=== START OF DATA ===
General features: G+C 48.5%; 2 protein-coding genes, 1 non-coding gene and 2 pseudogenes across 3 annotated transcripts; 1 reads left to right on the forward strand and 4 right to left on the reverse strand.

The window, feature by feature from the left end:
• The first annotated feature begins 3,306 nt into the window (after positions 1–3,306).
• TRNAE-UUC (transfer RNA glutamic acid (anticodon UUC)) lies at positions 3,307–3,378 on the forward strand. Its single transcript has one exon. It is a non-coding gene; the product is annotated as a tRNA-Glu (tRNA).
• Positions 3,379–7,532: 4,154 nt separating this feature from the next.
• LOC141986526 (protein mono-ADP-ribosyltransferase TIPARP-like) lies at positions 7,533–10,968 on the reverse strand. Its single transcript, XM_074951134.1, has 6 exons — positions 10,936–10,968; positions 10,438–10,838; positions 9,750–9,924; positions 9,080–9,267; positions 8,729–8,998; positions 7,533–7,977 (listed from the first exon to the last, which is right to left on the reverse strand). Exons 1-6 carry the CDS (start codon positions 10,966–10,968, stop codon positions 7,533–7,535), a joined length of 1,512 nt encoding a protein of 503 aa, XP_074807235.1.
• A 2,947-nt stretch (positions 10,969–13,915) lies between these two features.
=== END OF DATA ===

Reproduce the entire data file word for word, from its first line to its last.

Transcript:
General features: G+C 48.5%; 2 protein-coding genes, 1 non-coding gene and 2 pseudogenes across 3 annotated transcripts; 1 reads left to right on the forward strand and 4 right to left on the reverse strand.

The window, feature by feature from the left end:
• The first annotated feature begins 3,306 nt into the window (after positions 1–3,306).
• TRNAE-UUC (transfer RNA glutamic acid (anticodon UUC)) lies at positions 3,307–3,378 on the forward strand. Its single transcript has one exon. It is a non-coding gene; the product is annotated as a tRNA-Glu (tRNA).
• Positions 3,379–7,532: 4,154 nt separating this feature from the next.
• LOC141986526 (protein mono-ADP-ribosyltransferase TIPARP-like) lies at positions 7,533–10,968 on the reverse strand. Its single transcript, XM_074951134.1, has 6 exons — positions 10,936–10,968; positions 10,438–10,838; positions 9,750–9,924; positions 9,080–9,267; positions 8,729–8,998; positions 7,533–7,977 (listed from the first exon to the last, which is right to left on the reverse strand). Exons 1-6 carry the CDS (start codon positions 10,966–10,968, stop codon positions 7,533–7,535), a joined length of 1,512 nt encoding a protein of 503 aa, XP_074807235.1.
• A 2,947-nt stretch (positions 10,969–13,915) lies between these two features.